I just posted a quickie on Under Armour after going through some yellow flags I'm seeing in promotional activity. I searched through our arsenal of tools to find a company that is showing opposite trends. How ironic that the best match is Hanesbrands (i.e. super high performance apparel brand versus sleepy maker of tighty whities).

Check out the chart below, which shows brand promotional media spending by product type (each product sums up print, TV, internet and outdoor).

The most startling takeaway is how grossly different the strategy is today as opposed to when HBI was under Sarah Lee. It's like night and day. Shotgun versus sniper rifle. The old strategy fired as much buckshot as it could muster and hoped it hit something. The new strategy is to focus on a smaller number of targets, but nail them even if they're a quarter mile away.

When I combine this analysis with 1) my HBI posting from a few days ago showing how effectively HBI is gaining share in core categories, and 2) the stock's brutal reaction to a short report issued last week, I'm warming up to the stock.

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UA: Sweeping Apparel Under The Carpet?

Yes, footwear is performing well. But my analysis begs the question as to whether UA is sweeping ad spend associated with cleaning apparel inventories under the performance footwear rug.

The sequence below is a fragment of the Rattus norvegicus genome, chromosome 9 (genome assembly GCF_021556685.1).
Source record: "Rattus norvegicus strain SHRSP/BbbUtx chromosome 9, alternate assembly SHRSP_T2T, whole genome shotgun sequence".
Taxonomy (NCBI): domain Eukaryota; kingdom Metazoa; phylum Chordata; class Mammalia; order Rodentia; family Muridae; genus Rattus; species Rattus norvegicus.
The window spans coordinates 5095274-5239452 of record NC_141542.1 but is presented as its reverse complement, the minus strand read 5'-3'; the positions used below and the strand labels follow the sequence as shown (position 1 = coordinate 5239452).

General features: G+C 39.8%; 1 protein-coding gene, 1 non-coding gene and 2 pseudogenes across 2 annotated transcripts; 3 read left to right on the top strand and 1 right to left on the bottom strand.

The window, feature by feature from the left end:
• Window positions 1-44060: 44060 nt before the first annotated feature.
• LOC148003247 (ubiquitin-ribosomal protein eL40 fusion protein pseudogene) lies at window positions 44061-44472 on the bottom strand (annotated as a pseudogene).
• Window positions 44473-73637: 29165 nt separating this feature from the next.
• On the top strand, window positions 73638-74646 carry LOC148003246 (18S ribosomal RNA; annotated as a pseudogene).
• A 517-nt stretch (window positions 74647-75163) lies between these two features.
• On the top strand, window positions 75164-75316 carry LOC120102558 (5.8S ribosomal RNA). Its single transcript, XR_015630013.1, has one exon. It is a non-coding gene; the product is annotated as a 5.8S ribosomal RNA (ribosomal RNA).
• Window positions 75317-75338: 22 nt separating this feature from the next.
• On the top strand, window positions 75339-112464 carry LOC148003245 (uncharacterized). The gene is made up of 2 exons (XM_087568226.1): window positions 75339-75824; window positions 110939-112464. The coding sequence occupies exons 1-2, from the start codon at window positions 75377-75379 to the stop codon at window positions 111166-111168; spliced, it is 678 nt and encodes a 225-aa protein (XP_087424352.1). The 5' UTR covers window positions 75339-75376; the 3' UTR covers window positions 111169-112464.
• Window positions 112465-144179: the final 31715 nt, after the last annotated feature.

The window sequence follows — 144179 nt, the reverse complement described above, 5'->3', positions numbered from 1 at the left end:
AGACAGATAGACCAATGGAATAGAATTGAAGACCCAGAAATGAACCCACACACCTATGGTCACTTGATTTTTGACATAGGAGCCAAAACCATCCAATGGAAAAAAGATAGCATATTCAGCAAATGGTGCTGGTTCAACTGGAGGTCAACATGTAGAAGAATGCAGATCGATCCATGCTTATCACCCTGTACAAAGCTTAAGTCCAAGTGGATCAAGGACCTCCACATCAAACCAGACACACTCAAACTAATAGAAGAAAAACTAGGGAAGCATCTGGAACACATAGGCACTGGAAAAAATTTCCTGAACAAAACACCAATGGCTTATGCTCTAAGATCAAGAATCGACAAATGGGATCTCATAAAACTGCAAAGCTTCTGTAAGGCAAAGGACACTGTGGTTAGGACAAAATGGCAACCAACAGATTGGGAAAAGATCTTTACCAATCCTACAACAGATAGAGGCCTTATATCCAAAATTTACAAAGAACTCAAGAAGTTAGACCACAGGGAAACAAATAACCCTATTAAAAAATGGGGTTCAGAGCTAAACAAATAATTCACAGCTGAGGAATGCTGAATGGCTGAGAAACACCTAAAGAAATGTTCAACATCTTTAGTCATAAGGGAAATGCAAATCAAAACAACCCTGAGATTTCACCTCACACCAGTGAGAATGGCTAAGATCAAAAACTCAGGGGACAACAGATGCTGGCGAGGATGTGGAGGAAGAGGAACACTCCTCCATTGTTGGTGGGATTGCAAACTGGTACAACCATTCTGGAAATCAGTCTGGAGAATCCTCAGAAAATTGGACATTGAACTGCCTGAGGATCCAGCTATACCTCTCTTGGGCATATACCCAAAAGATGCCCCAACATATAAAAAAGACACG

You've seen me throw out some incrementally positive comments recently on UA - particularly given what appears to be very solid execution on its footwear launch (which is still tracking extremely well, by the way). Footwear is extremely important to future growth UA, but let's not forget that apparel accounts for 90% of its current cash flow. For every positive datapoint I see on footwear, I get more guarded on apparel.

Our analysis shows the heavy step-up in brand-promotion media spend in the first half. Yes, we all know that UA lowered the earnings boom early this year for this very reason, but that was due to the footwear launch. We're seeing this come through, but what I'm surprised to see, however, is the massive year/year increase in print ad spending on performance apparel. While I am not yet certain as to why, let's stay intellectually honest and at least ask the question as to whether the company is sweeping ad spend associated with cleaning apparel inventories under the performance footwear rug.

My long standing take on UA is that the brand is tremendous, and that I don't question for a minute that it can grow 30% top line for another 3-5 years. But simply think that the gross margin needs to come down another 2-3 points to reach UA's potential. Last I checked, growth stocks at 30x+ earnings don't like when margins come down. I like the brand, but I still don't like the stock.


Exhibit 1: The increase in instances of promotional activity synch almost perfectly with change in the Sales/Inventory spread. Interpreting the chart shows that promotions are high, but so are inventories. Margins have yet to take the big hit.

ADMIRALING PNK'S PRESIDENT OPPORTUNITY

Was that Dan Lee I saw trying to cut the stern line of the President? Cutting the boat loose during the Mississippi River flooding could have generated some nice insurance proceeds. In all seriousness though, it looks like we've gotten past the worst of the flooding and that is good news. The President suffered no major damage and while collecting insurance proceeds is not an option, PNK maintains some nice optionality on this facility.